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We were disappointed to come back to find the Double Rainbow had completely blown over in a blustery storm. We suspect that part of the problem was its single unstable center pole and the shape of its round stakes in soft ground. The other tents shown held strong in the same storm.

As we mentioned in the set-up section, in order for this shelter to be weather resistant it needs to be set up perfectly and all the clips on corners and inner walls need to be done up properly. The single wall roof and mesh vents at the ends could offer better protection against serious rainstorms. The mesh ends have elastic loops that create a minimalist 3-4" bathtub floor. We found that strong rain combined with compacted soil creates spashback that can hit the mesh wall, some of which can then enter onto the floor. To a large degree, it's possible to mitigate this problem be tightening the pole adjustment strap on the windward end of the tent that lowers the fly closer to the ground. The extent that splashback occurs depends heavily on campsite selection. As always, protected sites with soft, absorbent ground are best. You need to seal the seams with SilNet Silicone Seam Sealer or something similar.

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When the corners of the bathtub floor are not attached properly rain water can get in between the fly and mesh into the tent. The Double Rainbow's set up is not foolproof.

Another major problem with this single wall construction is that it is much more prone to condensation than a double wall tent that allows air to move more freely along the fly. We were disappointed that we woke up to significant condensation or frost on cooler mornings. We discovered that if we left the mesh unzipped there would be less condensation.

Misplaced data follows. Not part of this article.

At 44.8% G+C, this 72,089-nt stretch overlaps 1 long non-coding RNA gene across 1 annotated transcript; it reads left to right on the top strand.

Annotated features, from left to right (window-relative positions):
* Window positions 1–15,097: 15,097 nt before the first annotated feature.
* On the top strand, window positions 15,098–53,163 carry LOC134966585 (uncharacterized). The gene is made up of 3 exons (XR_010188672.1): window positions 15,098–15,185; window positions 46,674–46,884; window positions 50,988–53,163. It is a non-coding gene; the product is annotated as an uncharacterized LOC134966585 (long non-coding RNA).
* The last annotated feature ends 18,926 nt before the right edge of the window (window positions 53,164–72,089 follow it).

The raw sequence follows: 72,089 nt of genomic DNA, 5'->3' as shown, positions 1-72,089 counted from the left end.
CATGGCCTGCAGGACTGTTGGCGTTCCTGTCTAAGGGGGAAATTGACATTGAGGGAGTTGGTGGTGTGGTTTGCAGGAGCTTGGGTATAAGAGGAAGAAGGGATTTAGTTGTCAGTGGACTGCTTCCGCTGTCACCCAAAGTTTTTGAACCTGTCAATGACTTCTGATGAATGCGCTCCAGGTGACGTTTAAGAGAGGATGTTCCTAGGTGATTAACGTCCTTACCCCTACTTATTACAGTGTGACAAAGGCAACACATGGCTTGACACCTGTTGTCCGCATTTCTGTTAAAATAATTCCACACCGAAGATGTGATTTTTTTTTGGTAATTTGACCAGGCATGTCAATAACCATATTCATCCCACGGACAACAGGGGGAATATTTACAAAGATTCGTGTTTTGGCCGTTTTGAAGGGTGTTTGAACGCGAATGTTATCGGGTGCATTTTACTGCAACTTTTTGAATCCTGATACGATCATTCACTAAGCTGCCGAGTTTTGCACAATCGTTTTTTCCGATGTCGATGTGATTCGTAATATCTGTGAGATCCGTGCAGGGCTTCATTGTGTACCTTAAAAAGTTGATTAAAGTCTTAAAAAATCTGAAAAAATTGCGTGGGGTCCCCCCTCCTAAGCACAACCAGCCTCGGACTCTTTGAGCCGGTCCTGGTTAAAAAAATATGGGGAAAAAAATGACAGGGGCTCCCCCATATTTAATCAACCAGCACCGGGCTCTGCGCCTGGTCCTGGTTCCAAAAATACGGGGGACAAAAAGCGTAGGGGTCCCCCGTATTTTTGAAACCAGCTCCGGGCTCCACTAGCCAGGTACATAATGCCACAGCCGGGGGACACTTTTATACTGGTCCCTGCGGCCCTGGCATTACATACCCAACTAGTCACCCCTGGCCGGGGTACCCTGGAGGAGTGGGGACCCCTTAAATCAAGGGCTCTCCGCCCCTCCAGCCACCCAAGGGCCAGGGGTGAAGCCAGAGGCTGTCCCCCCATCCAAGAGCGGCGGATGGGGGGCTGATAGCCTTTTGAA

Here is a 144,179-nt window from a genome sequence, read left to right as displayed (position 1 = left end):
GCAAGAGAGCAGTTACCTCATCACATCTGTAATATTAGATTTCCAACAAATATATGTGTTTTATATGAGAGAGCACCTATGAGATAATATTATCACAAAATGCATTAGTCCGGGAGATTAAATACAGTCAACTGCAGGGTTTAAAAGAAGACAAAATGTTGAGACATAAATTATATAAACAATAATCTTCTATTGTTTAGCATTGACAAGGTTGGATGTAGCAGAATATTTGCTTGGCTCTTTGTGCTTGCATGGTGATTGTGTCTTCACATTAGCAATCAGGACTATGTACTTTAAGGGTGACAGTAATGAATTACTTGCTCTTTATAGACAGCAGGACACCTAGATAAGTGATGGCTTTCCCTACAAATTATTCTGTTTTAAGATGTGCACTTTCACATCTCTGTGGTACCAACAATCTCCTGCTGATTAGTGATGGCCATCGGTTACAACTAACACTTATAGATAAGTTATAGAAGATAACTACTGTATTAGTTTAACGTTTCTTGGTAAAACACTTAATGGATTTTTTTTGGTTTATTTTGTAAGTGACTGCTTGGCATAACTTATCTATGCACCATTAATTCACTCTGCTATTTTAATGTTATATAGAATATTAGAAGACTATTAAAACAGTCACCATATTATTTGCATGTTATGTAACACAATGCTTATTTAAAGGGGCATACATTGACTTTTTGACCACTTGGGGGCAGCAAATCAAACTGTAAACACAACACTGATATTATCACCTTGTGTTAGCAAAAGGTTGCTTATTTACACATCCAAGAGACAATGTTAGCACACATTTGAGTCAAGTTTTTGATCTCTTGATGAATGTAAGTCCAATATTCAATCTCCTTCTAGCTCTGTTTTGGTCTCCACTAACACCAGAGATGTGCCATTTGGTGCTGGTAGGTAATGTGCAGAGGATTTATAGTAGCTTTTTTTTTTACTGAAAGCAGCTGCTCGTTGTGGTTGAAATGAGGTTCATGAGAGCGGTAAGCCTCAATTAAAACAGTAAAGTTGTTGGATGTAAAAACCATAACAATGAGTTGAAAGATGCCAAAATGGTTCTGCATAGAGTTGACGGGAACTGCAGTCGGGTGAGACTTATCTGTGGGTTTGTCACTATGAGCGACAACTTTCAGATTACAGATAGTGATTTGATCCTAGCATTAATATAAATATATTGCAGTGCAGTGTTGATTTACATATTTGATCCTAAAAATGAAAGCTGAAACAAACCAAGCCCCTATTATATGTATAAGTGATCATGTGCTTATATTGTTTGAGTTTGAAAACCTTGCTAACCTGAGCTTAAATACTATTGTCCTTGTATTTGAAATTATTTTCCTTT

Adaptability


Because it is a single wall tarp tent, there is not much room for adaptability.

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The Double Rainbow in "self supporting" mode using a trekking pole when you can not stake the corners down.

You are able to pitch the Tarptent in "self-supporting mode" by inserting two trekking poles into sleeves at either end. This feature is useful in rocky areas where it's difficult to insert stakes or where there aren't rocks or logs to substitute stakes. However, our testers rarely used this feature. We also like the way the Double Rainbow's vestibule awnings can be configured.

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The Double Rainbow is made in one single piece that cannot adapt to environmental conditions, such as campsites that don't allow an ideal pitch.

Durability


The Tarptent Double Rainbow is right up there with the Hilleberg Anjan 2 in terms of durability. Its silicone impregnated nylon materials are very strong and durable.

Weight and Packed Size


The Double Rainbow weighs in at 2 pounds, 10 ounces and is the third lightest tent in our review. It packs down relatively small, but is harder to stuff into a pack than most tents because its body has a small cross pole that is attached, so needs to be packed strategically.

Limitations


The Double Rainbow, though awesome, suffers from a few small drawbacks. As we mentioned, its single wall design is more prone to condensation than double wall tents and ultralight shelters. The tent is made in one single piece that cannot adapt to environmental conditions, such as campsites that don't allow an ideal pitch. The tents found in our Ultralight Tent Review are the most adaptable type of tent. In general, the Double Rainbow has a series of small features that would benefit from refinement but don't seriously reduce its performance. For example, the zippers are small and hard to grab. We added pull cords. Velcro strips along the vestibule closure help to remove tension from the zippers, but we've found that clips or toggles are easier to use and are more secure. The vestibule doors roll to the sides and are secured with two small strips of Velcro that are not as easy to use as the elasticized toggles found on many other tents. The mesh door closure would also benefit from an elasticized closure. As is the case with all ultralight two-person tents, the Double Rainbow has enough space for two 20" wide sleeping pads and a couple of inches of space on each side. Two broad shouldered, strapping lads might consider a wider tent. Other tents with two doors offer slightly more interior space, but they weigh 30 ounces more on average.